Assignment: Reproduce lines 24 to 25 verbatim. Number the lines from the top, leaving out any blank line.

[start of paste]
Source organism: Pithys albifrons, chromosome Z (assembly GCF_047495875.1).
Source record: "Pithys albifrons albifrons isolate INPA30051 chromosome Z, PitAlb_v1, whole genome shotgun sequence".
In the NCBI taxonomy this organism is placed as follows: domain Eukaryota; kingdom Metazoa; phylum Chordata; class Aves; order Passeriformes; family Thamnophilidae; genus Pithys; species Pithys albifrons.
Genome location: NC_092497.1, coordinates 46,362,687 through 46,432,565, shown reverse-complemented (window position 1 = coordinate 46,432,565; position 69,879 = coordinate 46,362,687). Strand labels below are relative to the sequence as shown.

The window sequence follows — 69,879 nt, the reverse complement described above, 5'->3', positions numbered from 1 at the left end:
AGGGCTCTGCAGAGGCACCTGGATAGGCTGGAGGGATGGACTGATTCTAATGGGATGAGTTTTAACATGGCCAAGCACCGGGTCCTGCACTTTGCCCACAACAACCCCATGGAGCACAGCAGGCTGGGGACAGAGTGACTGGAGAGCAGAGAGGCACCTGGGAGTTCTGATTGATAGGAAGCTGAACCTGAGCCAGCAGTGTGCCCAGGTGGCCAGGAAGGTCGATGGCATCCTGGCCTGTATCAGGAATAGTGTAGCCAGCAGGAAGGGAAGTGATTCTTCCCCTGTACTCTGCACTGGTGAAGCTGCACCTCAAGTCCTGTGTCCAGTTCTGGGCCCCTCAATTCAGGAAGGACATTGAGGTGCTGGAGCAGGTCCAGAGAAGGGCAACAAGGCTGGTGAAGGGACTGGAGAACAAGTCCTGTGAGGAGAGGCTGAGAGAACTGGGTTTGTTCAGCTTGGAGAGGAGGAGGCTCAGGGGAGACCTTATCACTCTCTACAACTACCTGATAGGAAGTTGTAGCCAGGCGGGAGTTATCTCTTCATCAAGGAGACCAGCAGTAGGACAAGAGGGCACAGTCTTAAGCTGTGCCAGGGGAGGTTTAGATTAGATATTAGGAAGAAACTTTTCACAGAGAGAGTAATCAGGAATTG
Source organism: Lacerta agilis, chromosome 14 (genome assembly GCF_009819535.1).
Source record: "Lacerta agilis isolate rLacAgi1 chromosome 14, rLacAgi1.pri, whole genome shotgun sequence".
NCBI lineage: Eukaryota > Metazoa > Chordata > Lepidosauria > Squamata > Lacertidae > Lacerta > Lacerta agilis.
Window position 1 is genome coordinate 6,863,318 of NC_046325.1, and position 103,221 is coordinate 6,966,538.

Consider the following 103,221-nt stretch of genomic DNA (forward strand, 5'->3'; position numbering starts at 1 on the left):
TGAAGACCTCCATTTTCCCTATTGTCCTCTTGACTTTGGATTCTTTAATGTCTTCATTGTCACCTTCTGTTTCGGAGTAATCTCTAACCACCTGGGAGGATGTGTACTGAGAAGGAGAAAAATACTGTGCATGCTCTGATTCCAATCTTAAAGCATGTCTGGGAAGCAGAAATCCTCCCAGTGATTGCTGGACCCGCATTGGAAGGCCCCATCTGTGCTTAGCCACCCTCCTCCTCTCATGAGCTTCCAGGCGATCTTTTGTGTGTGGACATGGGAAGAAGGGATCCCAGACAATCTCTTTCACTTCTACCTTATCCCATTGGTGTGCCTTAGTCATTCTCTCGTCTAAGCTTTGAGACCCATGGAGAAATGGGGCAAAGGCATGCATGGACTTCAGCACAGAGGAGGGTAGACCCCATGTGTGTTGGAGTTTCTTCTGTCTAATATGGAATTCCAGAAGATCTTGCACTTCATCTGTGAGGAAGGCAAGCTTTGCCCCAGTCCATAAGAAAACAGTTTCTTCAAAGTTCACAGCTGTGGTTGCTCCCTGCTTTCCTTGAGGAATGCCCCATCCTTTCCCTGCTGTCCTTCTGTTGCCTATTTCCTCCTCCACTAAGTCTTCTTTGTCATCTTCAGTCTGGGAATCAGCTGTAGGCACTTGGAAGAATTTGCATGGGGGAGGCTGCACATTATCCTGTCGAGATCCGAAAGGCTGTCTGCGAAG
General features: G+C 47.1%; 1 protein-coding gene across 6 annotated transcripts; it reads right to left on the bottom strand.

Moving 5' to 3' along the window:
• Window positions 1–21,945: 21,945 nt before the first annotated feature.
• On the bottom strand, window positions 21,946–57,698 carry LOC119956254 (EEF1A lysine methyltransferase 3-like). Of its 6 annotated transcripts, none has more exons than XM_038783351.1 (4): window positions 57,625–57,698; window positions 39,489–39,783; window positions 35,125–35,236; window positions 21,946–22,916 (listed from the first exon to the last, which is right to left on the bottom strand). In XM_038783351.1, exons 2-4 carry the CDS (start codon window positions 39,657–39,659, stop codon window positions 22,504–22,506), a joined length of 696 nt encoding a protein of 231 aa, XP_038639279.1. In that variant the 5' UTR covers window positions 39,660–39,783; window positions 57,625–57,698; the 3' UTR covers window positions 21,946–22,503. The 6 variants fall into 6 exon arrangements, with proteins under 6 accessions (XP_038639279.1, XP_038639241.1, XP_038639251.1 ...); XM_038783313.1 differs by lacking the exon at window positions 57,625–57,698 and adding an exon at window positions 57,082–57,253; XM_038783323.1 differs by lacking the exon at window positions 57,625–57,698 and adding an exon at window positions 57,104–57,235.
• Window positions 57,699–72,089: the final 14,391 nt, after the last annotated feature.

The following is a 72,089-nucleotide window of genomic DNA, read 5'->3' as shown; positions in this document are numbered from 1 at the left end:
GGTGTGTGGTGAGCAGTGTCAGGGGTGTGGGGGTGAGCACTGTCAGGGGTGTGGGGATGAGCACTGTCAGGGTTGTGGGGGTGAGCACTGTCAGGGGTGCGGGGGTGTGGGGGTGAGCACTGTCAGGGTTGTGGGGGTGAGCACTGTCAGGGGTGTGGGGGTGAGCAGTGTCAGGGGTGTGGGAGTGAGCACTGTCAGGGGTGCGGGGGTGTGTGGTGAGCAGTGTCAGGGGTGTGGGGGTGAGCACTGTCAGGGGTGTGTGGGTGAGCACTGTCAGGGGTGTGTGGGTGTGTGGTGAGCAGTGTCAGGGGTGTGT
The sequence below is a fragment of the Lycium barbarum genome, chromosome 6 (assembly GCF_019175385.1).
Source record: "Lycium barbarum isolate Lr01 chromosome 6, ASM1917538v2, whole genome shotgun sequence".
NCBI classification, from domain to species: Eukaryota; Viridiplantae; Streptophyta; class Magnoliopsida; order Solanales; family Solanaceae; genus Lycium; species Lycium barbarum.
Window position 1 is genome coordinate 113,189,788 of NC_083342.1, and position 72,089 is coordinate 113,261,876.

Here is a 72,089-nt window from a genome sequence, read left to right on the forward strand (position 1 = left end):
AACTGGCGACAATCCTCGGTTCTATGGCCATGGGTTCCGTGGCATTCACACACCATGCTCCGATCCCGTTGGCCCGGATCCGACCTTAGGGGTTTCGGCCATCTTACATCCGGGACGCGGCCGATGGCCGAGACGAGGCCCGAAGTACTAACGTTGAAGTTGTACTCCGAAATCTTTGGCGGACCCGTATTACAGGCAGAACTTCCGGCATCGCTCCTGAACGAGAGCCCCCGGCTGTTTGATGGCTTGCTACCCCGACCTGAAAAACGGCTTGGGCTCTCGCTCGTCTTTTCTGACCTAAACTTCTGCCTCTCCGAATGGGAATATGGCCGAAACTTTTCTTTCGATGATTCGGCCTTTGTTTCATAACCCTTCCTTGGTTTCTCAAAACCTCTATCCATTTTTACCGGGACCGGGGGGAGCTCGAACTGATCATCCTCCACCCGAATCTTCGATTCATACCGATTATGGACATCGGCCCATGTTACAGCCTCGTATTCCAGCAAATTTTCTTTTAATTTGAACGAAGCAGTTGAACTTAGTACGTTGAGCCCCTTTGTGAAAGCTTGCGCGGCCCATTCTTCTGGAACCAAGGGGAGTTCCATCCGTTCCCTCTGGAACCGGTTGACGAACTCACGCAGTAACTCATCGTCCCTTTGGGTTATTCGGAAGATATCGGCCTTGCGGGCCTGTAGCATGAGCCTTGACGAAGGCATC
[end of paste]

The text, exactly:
Here is a 72,089-nt window from a genome sequence, read left to right on the forward strand (position 1 = left end):
AACTGGCGACAATCCTCGGTTCTATGGCCATGGGTTCCGTGGCATTCACACACCATGCTCCGATCCCGTTGGCCCGGATCCGACCTTAGGGGTTTCGGCCATCTTACATCCGGGACGCGGCCGATGGCCGAGACGAGGCCCGAAGTACTAACGTTGAAGTTGTACTCCGAAATCTTTGGCGGACCCGTATTACAGGCAGAACTTCCGGCATCGCTCCTGAACGAGAGCCCCCGGCTGTTTGATGGCTTGCTACCCCGACCTGAAAAACGGCTTGGGCTCTCGCTCGTCTTTTCTGACCTAAACTTCTGCCTCTCCGAATGGGAATATGGCCGAAACTTTTCTTTCGATGATTCGGCCTTTGTTTCATAACCCTTCCTTGGTTTCTCAAAACCTCTATCCATTTTTACCGGGACCGGGGGGAGCTCGAACTGATCATCCTCCACCCGAATCTTCGATTCATACCGATTATGGACATCGGCCCATGTTACAGCCTCGTATTCCAGCAAATTTTCTTTTAATTTGAACGAAGCAGTTGAACTTAGTACGTTGAGCCCCTTTGTGAAAGCTTGCGCGGCCCATTCTTCTGGAACCAAGGGGAGTTCCATCCGTTCCCTCTGGAACCGGTTGACGAACTCACGCAGTAACTCATCGTCCCTTTGGGTTATTCGGAAGATATCGGCCTTGCGGGCCTGTAGCATGAGCCTTGACGAAGGCATC